Much of Beijing has come to a standstill in the lead-up to China’s 60th anniversary celebrations on October 1.

But its construction sites have not, and the hammering and drilling has not stopped for a second. Chen Liu, a wheat farmer from remote Shandong province, takes a break from a morning spent lifting bricks, lights up a cigarette and stares at National Day shoppers with their glitzy shoes and designer bags. “It’s a different world here,” he says. “Even the cigarettes cost too much.”

Mr. Chen (23) is one of 225 million migrant workers who have left China’s interiors in search of work in cities. In the three decades since the country’s “opening up”, prosperity has come to urban China, but so has a widening income gap between urban and rural areas.

The per capita income of an urban resident is now 3.3 times that of a rural one, the biggest gap in the country’s history. Rural Chinese make up 55 per cent of the country’s 1.3 billion population.

Addressing this widening gap is the People’s Republic of China’s most pressing challenge as it marks its 60th anniversary, scholars say.

In recent years, the Chinese government has passed a number of measures aimed at addressing the inequality between the rich coastal areas and the interiors, including investment in health, reducing agricultural taxes and massive investment in infrastructure through a “Go West” industrialisation drive.

But laws that continue restricting migration from rural areas to cities have worsened disparities, experts say. China’s “Hukou” (literally, family population) system, a legacy from the days when the country had a centralised, planned economy, regulates migration by determining access to social services. For instance, people with rural Hukou identities like Mr. Chen do not enjoy the access to the same social services that other Beijing residents do.

“There is a growing consensus that encouraging migration, and not restricting it, is the only way to effectively address interregional disparities,” says Lu Ming, a professor at Fudan University.

Mr. Lu is part of a group of scholars who have proposed a joint reform of both land laws and Hukou rules to ease restrictions on migration.

Signs are the government is listening. Last year, China passed a landmark land reform law to boost rural incomes. The law for the first time allow farmers to sell their land use rights. Land is leased to farmers from the government on 30-year contracts. The move will also significantly raise productivity in rural areas by increasing the size of land holdings.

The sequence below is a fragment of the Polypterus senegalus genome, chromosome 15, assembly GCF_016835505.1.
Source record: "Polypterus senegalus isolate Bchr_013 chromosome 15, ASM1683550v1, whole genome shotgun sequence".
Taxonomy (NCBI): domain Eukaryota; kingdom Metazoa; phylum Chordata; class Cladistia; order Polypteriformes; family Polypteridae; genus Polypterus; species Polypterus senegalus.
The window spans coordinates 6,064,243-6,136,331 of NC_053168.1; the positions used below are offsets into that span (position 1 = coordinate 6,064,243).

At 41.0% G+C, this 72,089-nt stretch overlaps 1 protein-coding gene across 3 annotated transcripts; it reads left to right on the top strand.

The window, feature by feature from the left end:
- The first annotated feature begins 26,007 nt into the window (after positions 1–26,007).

Mr. Lu and his colleagues are calling for a “package reform” which will allow coastal cities to take up more farm land for non-agricultural use; provided they provide migrant workers with Hukou status. The buying of farmland is currently tightly regulated, given increasing incidents of unrest in rural areas tied to farmers losing their land.

The new land reform law allowed Liu Tie Chuang (52), a peanut farmer from Henan, to sell his land rights and move to Beijing to find work.

He earns around 1,000 Yuan ($147) every month on a construction site, twice his income as a farmer. But others are more reluctant to move, as they lose their social security benefits, from education to healthcare, and often work in tough conditions.

Changing one’s Hukou identity is arduous. Usually, a migrant worker has to work for 15 years in a city before he gains access to services.

Earlier this year, Shanghai passed a law aimed at making this process easier, reducing the time to seven years. But only 3,000 workers out of more than a million qualified as the regulations also required mid-level education qualifications.

“The rules are simply too restrictive,” Mr. Lu says, “and continue to deny millions access to basic social services.”

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